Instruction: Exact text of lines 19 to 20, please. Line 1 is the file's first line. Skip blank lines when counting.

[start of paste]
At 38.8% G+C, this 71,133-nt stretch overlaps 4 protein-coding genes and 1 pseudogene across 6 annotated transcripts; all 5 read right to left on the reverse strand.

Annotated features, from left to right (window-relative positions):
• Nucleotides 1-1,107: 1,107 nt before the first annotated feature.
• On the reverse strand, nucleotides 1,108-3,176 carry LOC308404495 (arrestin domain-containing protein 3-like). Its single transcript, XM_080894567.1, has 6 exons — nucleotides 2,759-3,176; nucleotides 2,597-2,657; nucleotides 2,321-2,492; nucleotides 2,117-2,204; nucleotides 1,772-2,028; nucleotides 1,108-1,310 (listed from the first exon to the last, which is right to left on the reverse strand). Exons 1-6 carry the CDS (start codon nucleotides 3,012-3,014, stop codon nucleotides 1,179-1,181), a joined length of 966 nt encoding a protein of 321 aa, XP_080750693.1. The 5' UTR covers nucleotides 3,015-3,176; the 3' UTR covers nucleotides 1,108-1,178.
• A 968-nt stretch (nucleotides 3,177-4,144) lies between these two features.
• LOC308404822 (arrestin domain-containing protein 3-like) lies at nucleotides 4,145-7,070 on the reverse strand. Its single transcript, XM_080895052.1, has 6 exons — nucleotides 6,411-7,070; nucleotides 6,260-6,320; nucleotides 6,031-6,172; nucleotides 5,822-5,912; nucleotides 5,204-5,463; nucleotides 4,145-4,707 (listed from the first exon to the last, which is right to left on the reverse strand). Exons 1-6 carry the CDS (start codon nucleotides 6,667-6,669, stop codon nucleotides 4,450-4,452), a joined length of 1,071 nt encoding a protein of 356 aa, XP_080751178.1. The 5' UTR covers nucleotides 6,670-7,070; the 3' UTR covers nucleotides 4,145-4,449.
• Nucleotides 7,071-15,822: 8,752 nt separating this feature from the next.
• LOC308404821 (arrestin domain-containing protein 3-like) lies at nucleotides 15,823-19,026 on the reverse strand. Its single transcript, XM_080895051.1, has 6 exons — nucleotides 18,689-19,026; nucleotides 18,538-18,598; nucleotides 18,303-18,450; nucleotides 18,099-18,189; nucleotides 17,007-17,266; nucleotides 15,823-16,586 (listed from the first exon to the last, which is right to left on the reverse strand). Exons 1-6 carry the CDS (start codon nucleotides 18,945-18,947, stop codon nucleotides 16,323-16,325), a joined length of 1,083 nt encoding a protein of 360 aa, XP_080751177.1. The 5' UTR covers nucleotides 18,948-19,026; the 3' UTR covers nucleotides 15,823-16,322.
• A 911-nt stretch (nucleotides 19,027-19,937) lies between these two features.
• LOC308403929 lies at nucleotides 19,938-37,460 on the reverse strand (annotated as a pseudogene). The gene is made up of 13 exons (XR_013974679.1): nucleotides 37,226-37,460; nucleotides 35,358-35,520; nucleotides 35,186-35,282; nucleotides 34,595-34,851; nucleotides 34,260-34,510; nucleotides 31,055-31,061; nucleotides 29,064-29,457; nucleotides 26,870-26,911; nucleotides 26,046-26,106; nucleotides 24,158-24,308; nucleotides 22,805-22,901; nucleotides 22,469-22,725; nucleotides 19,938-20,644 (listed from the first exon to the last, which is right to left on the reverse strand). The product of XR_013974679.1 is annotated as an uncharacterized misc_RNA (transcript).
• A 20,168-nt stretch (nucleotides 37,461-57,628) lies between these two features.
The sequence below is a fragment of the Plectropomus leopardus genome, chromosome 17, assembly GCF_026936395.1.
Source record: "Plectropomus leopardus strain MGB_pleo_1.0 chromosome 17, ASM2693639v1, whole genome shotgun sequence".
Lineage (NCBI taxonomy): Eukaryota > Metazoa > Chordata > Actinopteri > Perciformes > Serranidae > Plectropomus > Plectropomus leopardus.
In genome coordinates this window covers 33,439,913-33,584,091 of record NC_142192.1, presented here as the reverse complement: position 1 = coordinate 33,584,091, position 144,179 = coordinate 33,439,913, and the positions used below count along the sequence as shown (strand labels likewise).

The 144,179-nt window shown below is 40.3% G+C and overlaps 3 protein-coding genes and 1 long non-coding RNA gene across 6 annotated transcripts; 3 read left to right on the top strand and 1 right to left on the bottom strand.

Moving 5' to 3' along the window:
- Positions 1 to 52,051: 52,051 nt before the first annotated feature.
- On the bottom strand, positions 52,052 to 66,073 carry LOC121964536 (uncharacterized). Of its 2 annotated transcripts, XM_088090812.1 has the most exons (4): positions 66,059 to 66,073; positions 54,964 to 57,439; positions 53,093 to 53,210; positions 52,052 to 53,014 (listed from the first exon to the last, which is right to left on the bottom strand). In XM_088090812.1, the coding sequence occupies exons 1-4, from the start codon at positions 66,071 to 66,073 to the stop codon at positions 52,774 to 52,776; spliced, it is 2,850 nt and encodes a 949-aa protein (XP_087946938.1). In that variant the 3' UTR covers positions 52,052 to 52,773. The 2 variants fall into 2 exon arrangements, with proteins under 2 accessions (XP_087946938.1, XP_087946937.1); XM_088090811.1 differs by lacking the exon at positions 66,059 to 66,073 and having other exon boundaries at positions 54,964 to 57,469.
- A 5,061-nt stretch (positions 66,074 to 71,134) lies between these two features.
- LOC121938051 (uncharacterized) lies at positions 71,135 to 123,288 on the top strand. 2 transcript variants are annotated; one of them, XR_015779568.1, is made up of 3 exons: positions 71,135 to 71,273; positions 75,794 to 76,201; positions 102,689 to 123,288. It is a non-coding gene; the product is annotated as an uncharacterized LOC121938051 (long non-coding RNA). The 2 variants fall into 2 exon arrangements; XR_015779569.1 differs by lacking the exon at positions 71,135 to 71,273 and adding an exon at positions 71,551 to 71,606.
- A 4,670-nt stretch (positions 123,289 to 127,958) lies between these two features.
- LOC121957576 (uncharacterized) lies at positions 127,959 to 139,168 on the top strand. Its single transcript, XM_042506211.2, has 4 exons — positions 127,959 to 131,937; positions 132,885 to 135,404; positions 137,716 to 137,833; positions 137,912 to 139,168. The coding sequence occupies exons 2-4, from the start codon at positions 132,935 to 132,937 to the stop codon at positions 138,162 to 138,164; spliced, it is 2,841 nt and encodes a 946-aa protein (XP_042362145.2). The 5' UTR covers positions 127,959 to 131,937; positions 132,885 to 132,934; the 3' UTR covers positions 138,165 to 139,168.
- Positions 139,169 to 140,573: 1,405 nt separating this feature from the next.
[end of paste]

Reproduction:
- On the bottom strand, positions 52,052 to 66,073 carry LOC121964536 (uncharacterized). Of its 2 annotated transcripts, XM_088090812.1 has the most exons (4): positions 66,059 to 66,073; positions 54,964 to 57,439; positions 53,093 to 53,210; positions 52,052 to 53,014 (listed from the first exon to the last, which is right to left on the bottom strand). In XM_088090812.1, the coding sequence occupies exons 1-4, from the start codon at positions 66,071 to 66,073 to the stop codon at positions 52,774 to 52,776; spliced, it is 2,850 nt and encodes a 949-aa protein (XP_087946938.1). In that variant the 3' UTR covers positions 52,052 to 52,773. The 2 variants fall into 2 exon arrangements, with proteins under 2 accessions (XP_087946938.1, XP_087946937.1); XM_088090811.1 differs by lacking the exon at positions 66,059 to 66,073 and having other exon boundaries at positions 54,964 to 57,469.
- A 5,061-nt stretch (positions 66,074 to 71,134) lies between these two features.